Artificial intelligence to enable cars to mimic human cognition

But self-driving vehicles will have to learn to deal with all the other factors. Despite this, the main challenge for autonomous vehicle manufacturers is to process the data collected from numerous sources, such as cameras, LIDARs, GPS, ultrasonic sensors, and many others. The turning point will be to provide autonomous transportation with cognitive and intuitive capabilities and to ensure that new-generation vehicles can think and make decisions as drivers normally do.

Manufacturers must test the environment to ensure that their cars react to ambiguous situations and consider all scenarios that may affect the driving path. As this goal seemed unfeasible in terms of time, location, and resources, automakers began looking for a better way to build solutions - creating a connected fleet of cars that could learn from each other - in a fast-paced learning environment, cars could reach their highest level of Autonomy where drivers will be able to take their hands, eyes, and minds off when on the road.

Artificial intelligence replaces steering wheels

  • Although many manufacturers have begun their journeys to wheeled computers, there are only a few companies in the world at the forefront that have blazed a path to a fully driverless driving experience. Waymo, a subsidiary of Google, has been developing the industry since 2009 and today it demonstrates the highest level of autonomy among cars that handle driving.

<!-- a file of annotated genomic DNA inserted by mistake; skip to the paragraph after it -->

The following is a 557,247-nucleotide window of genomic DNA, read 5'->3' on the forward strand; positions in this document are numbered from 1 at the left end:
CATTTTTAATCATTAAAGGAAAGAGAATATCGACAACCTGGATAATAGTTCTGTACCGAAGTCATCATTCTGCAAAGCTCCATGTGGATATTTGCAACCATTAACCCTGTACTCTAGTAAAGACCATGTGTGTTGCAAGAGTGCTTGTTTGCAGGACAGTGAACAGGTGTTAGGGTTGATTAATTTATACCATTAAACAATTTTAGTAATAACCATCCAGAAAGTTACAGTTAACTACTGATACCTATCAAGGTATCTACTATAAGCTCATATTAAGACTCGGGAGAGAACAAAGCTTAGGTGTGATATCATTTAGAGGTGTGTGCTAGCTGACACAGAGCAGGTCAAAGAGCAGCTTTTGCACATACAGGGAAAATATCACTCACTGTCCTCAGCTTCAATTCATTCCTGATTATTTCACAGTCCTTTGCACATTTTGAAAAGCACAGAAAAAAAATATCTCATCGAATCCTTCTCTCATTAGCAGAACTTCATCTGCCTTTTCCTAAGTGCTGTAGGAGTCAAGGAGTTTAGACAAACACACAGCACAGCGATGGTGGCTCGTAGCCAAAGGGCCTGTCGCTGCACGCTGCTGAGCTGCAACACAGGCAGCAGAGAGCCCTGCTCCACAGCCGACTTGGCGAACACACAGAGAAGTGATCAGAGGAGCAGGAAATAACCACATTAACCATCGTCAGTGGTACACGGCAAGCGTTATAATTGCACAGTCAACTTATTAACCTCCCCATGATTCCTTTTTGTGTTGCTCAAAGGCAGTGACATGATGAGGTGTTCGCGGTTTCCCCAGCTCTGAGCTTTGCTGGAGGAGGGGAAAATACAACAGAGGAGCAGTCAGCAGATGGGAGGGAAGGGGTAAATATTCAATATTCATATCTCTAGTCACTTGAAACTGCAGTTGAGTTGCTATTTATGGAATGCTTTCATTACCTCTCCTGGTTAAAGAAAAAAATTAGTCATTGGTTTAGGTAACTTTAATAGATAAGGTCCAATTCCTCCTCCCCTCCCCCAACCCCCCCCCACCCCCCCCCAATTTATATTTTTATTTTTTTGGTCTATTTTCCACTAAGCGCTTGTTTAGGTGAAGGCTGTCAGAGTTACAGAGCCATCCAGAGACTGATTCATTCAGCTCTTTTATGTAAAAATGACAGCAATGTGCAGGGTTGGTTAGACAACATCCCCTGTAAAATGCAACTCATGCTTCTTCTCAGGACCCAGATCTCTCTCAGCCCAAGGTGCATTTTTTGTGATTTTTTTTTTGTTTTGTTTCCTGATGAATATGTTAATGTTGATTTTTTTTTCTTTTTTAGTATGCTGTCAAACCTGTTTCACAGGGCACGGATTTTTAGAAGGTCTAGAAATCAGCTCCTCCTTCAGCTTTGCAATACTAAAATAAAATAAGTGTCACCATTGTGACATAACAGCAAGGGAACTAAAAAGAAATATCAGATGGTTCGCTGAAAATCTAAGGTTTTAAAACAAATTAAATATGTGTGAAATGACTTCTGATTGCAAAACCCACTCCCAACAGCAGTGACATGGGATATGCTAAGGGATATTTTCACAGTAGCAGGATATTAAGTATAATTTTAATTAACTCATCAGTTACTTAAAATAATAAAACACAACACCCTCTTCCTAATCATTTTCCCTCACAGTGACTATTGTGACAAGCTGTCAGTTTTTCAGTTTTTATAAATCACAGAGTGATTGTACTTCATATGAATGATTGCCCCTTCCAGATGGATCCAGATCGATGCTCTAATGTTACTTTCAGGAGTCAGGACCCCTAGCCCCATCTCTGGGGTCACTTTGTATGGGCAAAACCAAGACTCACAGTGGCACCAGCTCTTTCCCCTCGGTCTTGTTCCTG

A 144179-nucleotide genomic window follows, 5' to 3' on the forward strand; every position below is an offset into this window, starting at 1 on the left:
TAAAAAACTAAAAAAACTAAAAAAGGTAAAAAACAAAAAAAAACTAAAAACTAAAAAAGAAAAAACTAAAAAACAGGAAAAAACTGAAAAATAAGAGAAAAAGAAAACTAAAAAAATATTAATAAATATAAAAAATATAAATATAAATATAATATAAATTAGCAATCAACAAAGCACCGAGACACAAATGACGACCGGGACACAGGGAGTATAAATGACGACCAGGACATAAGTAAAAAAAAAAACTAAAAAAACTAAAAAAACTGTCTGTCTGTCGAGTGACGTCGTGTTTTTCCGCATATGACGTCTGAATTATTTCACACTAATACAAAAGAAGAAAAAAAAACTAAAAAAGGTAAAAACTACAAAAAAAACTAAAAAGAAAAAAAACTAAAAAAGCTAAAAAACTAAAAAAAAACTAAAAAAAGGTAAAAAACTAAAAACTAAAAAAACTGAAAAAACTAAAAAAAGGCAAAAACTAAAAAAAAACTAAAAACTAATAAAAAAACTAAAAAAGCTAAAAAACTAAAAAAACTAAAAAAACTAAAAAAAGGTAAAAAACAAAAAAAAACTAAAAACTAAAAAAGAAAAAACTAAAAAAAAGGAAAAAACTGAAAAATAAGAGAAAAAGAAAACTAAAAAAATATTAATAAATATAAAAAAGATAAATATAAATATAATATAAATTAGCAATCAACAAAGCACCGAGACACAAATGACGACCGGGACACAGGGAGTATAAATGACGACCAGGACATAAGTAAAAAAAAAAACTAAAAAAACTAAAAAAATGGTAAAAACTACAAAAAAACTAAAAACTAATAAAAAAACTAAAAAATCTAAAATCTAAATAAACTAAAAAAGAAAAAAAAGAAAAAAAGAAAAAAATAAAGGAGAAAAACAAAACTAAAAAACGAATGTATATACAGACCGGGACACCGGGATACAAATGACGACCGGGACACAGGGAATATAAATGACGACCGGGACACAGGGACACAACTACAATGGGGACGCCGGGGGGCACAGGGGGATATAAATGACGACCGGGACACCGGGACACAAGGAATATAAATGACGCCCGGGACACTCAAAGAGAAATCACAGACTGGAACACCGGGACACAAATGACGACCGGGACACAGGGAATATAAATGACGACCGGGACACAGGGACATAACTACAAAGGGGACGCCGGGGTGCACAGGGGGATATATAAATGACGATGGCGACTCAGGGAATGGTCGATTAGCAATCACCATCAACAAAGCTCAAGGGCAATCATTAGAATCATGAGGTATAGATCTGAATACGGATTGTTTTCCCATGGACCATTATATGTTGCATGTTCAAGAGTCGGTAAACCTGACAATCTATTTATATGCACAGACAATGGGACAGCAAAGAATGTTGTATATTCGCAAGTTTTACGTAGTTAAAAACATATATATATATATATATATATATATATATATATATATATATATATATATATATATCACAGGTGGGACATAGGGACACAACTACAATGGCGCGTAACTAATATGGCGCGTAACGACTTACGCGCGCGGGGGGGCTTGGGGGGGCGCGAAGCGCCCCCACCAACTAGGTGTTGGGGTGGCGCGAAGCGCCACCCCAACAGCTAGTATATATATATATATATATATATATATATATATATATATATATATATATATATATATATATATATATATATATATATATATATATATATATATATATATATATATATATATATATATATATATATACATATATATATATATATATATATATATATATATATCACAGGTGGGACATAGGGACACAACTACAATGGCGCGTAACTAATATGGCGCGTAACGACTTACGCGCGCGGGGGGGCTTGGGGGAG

• While you might spot a Waymo car with a steering wheel and pedals, the car prototypes Google introduced in 2014 were designed as devoid of those, but hand controls fitted to meet street legal requirements. Waymo's ambitions are high, with 8 million miles logged on public roads and more than 5 billion miles in simulation, and the company is striving to outpace the competition.

  • However, the former Google auto is not alone on top of the mountain. General Motors' 2018 Self-Driving Safety Report just introduced a new Tier 4 zero-emission self-driving vehicle—the Cruise AV with its highest level of automation. in perception, planning, and control in the world—the experience also paved the way for General Motors' Level 5 car in 2019, the company says.

Artificial intelligence to navigate uncharted territories

There are some missing pieces of the puzzle that leading manufacturers have to consider to make fully autonomous cars. In May 2018, MIT researchers made a major leap forward in the field of self-driving cars by presenting an autonomous vehicle that can navigate unplanned routes. Called MapLite, the upgraded system does not require 3D mapping, as it relies on simple GPS data combined with multiple sensors that monitor road conditions. The system can be of great help to communities living in rural areas.